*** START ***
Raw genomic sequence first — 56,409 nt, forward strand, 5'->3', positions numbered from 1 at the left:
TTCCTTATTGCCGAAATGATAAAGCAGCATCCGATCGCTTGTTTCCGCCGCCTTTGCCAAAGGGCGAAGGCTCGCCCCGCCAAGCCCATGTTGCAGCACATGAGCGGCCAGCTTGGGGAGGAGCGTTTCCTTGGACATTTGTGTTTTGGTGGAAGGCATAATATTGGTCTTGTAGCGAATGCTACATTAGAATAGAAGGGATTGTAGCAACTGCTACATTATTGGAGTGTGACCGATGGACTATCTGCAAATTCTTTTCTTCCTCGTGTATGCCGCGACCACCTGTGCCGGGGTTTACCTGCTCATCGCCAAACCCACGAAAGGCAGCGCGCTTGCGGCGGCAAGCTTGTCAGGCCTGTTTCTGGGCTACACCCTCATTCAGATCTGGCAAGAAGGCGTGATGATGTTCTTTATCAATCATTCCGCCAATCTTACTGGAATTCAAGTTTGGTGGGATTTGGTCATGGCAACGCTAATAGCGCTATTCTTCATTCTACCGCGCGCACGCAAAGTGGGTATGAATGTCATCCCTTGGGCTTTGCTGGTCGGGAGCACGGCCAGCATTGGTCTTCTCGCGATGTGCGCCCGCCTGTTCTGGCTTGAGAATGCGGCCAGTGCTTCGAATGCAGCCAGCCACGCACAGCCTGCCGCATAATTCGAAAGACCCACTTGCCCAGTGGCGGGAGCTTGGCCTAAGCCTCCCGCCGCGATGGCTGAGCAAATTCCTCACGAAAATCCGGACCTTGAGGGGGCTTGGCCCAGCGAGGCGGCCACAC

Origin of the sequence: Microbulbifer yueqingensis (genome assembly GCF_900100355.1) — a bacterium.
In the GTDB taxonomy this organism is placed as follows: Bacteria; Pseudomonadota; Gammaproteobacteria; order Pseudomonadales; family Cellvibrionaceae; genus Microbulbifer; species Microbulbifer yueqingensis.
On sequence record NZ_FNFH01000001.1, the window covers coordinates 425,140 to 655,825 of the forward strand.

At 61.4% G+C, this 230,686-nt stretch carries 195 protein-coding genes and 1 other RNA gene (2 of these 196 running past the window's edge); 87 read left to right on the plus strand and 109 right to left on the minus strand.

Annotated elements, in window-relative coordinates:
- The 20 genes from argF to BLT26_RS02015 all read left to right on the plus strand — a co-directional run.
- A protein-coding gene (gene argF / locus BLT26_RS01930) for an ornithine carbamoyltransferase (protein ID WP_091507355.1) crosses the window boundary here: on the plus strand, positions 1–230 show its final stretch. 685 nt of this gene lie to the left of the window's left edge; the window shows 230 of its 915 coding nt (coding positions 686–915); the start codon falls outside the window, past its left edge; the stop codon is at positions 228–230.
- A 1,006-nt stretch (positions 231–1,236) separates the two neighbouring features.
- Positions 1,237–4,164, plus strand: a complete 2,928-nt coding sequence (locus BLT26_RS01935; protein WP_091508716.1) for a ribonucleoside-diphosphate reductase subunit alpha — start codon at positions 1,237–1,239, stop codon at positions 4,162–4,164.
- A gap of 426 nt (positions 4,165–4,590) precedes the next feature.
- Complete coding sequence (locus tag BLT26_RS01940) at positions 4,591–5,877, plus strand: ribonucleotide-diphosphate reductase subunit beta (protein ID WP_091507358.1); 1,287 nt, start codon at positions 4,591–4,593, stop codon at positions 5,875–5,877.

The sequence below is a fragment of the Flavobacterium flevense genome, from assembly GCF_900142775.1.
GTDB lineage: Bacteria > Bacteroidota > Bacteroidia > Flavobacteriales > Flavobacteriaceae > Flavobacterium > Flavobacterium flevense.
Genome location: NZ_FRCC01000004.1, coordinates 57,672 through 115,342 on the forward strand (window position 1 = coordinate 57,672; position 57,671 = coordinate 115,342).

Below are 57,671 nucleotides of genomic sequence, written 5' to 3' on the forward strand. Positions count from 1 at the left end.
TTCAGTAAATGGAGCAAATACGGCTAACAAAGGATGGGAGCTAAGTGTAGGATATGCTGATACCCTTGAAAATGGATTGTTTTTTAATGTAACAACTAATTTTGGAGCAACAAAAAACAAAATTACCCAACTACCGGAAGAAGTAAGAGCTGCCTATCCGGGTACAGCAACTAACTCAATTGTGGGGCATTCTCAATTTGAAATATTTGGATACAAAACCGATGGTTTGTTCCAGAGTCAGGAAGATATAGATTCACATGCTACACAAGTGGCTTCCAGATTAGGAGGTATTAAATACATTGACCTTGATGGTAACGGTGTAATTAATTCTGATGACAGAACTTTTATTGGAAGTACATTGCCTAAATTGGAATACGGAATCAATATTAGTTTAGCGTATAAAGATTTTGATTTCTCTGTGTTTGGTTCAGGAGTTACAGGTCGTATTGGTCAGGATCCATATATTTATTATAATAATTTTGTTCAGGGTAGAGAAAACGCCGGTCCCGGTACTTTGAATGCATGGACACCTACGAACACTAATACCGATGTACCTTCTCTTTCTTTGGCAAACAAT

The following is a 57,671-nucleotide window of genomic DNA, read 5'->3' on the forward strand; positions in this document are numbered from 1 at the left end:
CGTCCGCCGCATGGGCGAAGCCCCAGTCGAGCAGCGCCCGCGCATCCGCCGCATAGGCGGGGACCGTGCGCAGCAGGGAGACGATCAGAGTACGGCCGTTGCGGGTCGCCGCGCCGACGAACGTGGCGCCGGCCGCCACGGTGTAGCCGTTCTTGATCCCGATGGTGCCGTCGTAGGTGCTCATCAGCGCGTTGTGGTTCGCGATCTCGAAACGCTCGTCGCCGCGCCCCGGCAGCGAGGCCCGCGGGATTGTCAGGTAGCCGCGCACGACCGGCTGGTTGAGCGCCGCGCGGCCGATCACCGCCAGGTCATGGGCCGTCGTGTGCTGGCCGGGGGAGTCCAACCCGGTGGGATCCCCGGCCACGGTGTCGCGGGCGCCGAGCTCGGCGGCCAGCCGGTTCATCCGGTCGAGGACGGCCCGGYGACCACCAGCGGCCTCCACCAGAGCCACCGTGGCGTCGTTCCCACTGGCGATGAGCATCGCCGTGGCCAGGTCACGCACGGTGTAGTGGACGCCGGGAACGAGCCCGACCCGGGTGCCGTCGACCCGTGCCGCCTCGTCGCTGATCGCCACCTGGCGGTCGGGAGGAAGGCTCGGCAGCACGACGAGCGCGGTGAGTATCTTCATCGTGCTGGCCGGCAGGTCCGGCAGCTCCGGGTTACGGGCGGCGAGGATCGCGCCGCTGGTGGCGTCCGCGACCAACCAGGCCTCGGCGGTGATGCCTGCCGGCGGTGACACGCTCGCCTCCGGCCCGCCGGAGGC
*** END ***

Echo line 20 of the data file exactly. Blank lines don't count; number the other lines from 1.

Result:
CGTCCGCCGCATGGGCGAAGCCCCAGTCGAGCAGCGCCCGCGCATCCGCCGCATAGGCGGGGACCGTGCGCAGCAGGGAGACGATCAGAGTACGGCCGTTGCGGGTCGCCGCGCCGACGAACGTGGCGCCGGCCGCCACGGTGTAGCCGTTCTTGATCCCGATGGTGCCGTCGTAGGTGCTCATCAGCGCGTTGTGGTTCGCGATCTCGAAACGCTCGTCGCCGCGCCCCGGCAGCGAGGCCCGCGGGATTGTCAGGTAGCCGCGCACGACCGGCTGGTTGAGCGCCGCGCGGCCGATCACCGCCAGGTCATGGGCCGTCGTGTGCTGGCCGGGGGAGTCCAACCCGGTGGGATCCCCGGCCACGGTGTCGCGGGCGCCGAGCTCGGCGGCCAGCCGGTTCATCCGGTCGAGGACGGCCCGGYGACCACCAGCGGCCTCCACCAGAGCCACCGTGGCGTCGTTCCCACTGGCGATGAGCATCGCCGTGGCCAGGTCACGCACGGTGTAGTGGACGCCGGGAACGAGCCCGACCCGGGTGCCGTCGACCCGTGCCGCCTCGTCGCTGATCGCCACCTGGCGGTCGGGAGGAAGGCTCGGCAGCACGACGAGCGCGGTGAGTATCTTCATCGTGCTGGCCGGCAGGTCCGGCAGCTCCGGGTTACGGGCGGCGAGGATCGCGCCGCTGGTGGCGTCCGCGACCAACCAGGCCTCGGCGGTGATGCCTGCCGGCGGTGACACGCTCGCCTCCGGCCCGCCGGAGGC